2. Official Cryptocurrency Bill Passed in Paraguay’s Parliament

In December 2021, the Senate of Paraguay enacted a law aimed at regulating Bitcoin and cryptocurrency trading and mining in the country.
Senator Fernando Silva Facetti, a bill co-author, said on Twitter that the law will be debated in the Chamber of Deputies of Paraguay in 2022. The bill in Paraguay does not make bitcoin legal tender. However, it does hint at tighter regulation from the country's officials when it comes to bitcoin mining, as well as an overarching goal of protecting investors from businesses that provide bitcoin services.
Paraguayan Congressman Carlitos Rejala told Bitcoin Magazine: “With this we want to welcome the innovation of cryptocurrencies in Paraguay to the world”

“This is the result of a very strong and arduous teamwork of many experts in the field, both local and foreign.”

“While El Salvador’s final bill was just a few pages of text representing easily the most favorable, accommodating Bitcoin legalese ever passed, the early draft of Paraguay’s legislation set a different tone”

3. Adoption of Cryptocurrencies in Latin America

Since the acceptance of Bitcoin in El-Salvador as legal tender, a tsunami of cryptocurrency acceptance has been witnessed in the world, especially in Latin America. Countries like Brazil and Tongo are also on the verge of accepting Bitcoin as legal tender.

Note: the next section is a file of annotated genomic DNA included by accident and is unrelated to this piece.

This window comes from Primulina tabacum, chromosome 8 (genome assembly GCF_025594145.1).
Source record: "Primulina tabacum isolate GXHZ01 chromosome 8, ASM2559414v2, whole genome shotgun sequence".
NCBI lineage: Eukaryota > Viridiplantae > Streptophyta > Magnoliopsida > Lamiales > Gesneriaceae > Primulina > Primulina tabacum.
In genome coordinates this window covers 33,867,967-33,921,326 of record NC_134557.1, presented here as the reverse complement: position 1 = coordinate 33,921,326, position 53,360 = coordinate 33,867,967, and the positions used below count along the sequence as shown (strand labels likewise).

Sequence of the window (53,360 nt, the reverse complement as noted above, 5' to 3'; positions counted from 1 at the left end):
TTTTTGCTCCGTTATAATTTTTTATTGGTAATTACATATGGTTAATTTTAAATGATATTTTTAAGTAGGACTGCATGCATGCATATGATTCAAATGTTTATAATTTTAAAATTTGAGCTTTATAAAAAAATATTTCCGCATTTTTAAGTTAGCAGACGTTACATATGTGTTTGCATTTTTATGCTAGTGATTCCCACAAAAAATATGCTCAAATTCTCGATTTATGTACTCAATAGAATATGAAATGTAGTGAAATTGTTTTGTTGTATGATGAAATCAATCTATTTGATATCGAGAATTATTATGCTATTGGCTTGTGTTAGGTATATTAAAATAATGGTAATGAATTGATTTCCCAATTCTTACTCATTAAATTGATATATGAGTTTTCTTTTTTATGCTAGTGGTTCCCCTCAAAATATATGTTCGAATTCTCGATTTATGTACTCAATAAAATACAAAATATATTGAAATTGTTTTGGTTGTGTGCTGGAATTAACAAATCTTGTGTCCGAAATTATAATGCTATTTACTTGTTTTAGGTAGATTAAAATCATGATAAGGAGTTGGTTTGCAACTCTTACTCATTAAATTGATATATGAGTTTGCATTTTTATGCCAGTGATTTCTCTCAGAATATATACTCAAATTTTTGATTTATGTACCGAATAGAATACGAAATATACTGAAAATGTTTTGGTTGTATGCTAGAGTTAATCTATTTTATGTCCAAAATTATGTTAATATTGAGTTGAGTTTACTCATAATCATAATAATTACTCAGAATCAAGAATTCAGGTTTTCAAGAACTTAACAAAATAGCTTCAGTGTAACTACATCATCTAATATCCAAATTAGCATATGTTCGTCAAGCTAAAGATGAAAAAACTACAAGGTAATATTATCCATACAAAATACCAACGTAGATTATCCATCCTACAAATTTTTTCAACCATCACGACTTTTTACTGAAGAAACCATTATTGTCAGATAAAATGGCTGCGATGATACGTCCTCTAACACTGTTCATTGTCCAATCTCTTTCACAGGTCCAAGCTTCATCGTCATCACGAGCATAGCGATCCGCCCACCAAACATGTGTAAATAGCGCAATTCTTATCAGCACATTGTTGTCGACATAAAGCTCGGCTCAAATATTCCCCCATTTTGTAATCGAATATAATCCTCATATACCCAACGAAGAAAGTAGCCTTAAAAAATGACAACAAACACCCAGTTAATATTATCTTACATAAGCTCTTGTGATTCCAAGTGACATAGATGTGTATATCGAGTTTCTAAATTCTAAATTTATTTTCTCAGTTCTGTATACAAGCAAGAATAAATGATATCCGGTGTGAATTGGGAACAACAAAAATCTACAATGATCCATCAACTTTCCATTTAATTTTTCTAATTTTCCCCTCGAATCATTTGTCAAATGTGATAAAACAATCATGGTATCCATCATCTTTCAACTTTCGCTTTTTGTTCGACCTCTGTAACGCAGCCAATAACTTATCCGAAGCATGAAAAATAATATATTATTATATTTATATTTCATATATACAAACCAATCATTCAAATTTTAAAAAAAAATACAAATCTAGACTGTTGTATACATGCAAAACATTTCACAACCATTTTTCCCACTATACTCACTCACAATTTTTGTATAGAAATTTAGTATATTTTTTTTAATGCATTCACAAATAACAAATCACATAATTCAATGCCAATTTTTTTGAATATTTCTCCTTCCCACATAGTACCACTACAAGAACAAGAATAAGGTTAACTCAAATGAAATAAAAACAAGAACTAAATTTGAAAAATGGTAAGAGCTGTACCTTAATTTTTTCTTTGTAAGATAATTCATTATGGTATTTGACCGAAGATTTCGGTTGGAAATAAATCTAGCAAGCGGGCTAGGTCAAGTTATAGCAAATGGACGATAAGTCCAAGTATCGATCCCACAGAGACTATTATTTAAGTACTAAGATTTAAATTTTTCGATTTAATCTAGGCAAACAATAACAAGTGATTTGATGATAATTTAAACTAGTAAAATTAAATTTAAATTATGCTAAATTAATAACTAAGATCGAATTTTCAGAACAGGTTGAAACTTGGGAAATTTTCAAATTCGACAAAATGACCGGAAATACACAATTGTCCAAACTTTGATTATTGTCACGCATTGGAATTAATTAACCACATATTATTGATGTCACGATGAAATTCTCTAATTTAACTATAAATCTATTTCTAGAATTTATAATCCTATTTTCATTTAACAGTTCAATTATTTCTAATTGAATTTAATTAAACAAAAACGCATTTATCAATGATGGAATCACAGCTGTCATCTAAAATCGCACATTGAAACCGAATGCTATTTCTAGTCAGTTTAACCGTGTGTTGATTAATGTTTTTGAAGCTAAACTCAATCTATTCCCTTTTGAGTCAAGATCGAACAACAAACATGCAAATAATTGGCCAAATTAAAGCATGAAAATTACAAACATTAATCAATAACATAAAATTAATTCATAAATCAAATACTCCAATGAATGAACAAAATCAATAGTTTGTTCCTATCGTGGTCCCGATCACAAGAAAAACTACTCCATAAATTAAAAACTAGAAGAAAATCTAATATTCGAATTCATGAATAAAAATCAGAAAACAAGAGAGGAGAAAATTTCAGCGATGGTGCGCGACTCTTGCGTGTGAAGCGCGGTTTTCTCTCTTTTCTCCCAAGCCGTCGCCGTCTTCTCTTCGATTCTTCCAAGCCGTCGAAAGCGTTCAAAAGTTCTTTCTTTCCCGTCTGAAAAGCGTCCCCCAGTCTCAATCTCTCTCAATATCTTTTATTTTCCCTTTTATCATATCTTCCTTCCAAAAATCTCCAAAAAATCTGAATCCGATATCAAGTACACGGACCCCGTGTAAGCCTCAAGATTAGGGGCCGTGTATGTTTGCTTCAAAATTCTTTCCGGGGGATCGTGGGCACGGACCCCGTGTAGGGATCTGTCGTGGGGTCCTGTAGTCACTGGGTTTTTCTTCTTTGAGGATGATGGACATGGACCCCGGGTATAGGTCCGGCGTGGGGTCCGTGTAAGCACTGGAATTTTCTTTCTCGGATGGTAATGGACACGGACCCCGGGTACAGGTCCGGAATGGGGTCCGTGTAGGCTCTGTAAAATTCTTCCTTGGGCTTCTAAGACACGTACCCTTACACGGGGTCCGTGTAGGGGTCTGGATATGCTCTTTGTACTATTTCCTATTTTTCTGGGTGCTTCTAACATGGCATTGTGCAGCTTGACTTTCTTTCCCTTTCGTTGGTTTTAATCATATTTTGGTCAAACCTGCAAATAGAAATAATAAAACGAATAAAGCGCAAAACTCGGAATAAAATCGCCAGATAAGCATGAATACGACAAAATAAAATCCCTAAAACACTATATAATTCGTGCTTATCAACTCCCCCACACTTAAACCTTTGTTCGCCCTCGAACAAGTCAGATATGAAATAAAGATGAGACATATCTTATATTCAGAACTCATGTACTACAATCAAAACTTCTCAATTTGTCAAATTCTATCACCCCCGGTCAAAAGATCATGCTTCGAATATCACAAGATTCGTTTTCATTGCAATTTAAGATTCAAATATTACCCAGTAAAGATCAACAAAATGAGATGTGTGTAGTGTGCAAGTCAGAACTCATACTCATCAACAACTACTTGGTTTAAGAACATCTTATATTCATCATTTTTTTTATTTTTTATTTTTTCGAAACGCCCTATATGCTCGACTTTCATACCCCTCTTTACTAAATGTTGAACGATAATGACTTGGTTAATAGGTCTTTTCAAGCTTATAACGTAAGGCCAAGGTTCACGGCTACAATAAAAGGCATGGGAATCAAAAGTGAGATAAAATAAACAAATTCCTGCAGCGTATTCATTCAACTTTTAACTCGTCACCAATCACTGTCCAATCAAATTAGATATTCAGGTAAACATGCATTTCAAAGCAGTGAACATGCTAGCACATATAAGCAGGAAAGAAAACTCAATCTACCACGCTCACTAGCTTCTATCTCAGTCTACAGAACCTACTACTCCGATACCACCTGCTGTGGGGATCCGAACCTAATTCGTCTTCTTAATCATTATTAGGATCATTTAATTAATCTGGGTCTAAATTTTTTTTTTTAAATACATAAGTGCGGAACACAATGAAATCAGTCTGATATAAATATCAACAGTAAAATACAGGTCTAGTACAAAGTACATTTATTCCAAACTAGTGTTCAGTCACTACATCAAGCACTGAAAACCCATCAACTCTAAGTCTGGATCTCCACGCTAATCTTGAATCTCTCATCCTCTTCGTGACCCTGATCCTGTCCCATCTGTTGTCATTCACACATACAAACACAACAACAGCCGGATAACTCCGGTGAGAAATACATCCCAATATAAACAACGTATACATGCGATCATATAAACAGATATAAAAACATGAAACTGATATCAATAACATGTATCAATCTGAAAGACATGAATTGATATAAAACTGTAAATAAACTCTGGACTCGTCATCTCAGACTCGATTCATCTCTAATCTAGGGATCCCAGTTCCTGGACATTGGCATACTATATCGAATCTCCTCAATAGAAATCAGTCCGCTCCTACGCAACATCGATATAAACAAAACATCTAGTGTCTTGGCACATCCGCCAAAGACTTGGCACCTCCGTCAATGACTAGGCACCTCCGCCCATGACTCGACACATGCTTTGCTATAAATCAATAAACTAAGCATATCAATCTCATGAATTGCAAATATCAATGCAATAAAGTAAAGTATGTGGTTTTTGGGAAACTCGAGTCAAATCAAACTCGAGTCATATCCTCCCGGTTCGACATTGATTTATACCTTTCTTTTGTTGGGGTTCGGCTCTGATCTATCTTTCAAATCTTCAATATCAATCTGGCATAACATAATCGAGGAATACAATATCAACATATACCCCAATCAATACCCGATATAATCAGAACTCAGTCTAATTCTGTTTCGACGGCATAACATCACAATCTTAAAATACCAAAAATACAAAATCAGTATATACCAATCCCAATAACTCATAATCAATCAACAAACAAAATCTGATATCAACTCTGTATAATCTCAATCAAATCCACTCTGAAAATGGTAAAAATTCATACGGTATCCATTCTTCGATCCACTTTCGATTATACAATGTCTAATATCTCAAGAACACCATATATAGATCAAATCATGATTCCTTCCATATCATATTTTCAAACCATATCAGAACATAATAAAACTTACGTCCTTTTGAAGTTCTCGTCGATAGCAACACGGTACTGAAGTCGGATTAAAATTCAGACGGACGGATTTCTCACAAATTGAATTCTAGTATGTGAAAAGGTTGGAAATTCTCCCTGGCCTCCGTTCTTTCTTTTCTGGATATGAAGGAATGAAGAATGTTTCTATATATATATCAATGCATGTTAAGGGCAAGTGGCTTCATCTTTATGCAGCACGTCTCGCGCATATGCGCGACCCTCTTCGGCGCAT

According to one of Tonga's former MPs, the Polynesian island is preparing to make Bitcoin an official tender.

In a series of tweets, Lord Fusitu described the probable move, saying that a ruling very comparable to the El Salvador bill was being worked on.

He unveiled a five-point strategy that saw Bitcoin become legal tender by November.

Tonga's government and financial leaders have yet to officially discuss any plans for incorporating digital assets into the country’s economic model, but Fusitu'a's weight of influence in the area commands enough international recognition for his remarks to be taken seriously.

Several ministers, including Fusitu'a, are crypto fans, which has fueled speculation about Tonga's plans to make Bitcoin legal tender in 2022.

The proposal is similar to El Salvador's move last year when President Nayib Bukele took his country to the brink of Bitcoin adoption by making it legal tender alongside the US dollar.